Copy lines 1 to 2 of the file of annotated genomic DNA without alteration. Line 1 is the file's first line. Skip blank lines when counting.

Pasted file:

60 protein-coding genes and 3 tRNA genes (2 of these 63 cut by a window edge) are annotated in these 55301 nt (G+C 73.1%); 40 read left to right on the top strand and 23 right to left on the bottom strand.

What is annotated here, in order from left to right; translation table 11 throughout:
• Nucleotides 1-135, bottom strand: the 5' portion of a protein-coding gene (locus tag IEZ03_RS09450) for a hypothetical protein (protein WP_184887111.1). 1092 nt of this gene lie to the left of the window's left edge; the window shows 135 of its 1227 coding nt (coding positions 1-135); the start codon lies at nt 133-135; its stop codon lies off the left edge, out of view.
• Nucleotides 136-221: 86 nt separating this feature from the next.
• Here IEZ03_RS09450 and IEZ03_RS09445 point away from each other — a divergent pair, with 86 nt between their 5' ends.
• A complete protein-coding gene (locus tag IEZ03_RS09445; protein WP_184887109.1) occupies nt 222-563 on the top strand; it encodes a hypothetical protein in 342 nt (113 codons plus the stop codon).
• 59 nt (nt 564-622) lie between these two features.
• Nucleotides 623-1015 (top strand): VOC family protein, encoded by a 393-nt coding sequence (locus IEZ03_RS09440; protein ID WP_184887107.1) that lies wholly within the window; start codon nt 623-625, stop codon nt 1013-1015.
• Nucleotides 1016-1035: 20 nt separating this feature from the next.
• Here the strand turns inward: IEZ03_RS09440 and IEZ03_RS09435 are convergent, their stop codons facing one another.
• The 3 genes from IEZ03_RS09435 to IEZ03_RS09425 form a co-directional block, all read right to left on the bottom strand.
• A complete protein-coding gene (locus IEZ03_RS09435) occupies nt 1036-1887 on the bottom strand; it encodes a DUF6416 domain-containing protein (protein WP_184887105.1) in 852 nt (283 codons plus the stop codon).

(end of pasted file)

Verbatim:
60 protein-coding genes and 3 tRNA genes (2 of these 63 cut by a window edge) are annotated in these 55301 nt (G+C 73.1%); 40 read left to right on the top strand and 23 right to left on the bottom strand.

What is annotated here, in order from left to right; translation table 11 throughout: